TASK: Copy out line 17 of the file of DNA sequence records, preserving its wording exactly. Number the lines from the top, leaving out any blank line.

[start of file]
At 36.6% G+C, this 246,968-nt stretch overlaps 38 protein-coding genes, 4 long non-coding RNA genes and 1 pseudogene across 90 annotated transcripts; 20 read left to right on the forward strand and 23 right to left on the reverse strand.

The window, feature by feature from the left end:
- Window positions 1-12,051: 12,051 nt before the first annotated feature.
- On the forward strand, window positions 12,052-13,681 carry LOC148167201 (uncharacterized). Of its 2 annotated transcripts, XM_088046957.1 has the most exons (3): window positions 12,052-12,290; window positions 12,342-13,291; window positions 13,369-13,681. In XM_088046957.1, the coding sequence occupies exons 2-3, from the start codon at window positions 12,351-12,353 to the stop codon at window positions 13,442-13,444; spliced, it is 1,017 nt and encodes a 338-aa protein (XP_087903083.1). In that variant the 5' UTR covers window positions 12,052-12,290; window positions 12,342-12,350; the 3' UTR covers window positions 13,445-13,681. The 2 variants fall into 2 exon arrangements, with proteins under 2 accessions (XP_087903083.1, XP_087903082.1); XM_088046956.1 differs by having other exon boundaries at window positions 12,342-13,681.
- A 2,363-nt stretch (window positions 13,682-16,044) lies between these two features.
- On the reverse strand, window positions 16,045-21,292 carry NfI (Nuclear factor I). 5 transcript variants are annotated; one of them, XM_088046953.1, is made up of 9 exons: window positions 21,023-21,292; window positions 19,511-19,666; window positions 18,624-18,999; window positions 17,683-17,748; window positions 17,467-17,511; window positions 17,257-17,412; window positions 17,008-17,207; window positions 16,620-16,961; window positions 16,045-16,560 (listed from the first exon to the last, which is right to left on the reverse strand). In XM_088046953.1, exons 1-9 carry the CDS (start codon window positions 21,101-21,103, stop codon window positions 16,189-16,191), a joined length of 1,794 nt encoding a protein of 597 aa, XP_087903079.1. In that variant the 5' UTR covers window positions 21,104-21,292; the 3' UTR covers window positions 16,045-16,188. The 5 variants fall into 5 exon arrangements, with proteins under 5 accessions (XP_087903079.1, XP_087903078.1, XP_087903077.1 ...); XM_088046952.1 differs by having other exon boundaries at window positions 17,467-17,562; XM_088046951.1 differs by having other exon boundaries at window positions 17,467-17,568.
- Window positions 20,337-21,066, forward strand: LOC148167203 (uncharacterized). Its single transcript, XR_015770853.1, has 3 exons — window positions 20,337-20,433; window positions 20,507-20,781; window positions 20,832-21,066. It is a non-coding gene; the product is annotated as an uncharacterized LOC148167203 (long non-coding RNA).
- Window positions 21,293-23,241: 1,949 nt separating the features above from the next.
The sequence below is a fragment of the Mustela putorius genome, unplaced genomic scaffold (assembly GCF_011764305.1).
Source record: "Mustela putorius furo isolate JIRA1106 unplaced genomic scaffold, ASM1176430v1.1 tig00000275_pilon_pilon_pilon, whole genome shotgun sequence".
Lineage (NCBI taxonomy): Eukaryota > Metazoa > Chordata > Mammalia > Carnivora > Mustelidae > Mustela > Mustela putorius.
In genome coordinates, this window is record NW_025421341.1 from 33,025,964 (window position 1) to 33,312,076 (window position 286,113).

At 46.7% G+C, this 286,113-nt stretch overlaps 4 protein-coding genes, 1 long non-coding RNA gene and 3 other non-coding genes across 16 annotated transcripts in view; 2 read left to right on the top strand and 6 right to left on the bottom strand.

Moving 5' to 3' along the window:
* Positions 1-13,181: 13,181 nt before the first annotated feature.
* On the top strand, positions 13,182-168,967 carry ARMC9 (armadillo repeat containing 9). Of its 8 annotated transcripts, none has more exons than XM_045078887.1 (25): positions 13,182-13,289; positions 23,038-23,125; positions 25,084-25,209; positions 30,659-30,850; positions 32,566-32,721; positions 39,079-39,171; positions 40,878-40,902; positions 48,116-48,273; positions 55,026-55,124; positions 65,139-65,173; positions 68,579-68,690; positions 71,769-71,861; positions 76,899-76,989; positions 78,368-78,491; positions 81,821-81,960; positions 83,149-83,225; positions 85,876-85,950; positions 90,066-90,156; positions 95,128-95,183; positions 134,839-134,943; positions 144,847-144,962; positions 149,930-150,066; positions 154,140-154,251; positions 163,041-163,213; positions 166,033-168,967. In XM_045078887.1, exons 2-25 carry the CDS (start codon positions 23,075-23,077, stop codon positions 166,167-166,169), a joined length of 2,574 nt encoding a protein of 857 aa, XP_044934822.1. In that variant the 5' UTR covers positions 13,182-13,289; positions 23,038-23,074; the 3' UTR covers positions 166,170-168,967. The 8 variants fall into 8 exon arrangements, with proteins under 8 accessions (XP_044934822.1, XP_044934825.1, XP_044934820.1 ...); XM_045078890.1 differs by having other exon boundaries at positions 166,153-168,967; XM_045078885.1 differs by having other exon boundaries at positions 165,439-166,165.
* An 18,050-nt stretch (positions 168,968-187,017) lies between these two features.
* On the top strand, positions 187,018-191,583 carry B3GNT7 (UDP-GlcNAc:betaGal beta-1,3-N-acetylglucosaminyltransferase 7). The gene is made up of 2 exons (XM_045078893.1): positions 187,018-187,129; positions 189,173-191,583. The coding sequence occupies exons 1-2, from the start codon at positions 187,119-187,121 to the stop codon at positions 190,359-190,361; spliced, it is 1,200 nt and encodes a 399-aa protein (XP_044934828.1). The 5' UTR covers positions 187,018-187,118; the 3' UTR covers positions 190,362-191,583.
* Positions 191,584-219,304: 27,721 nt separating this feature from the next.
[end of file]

* An 18,050-nt stretch (positions 168,968-187,017) lies between these two features.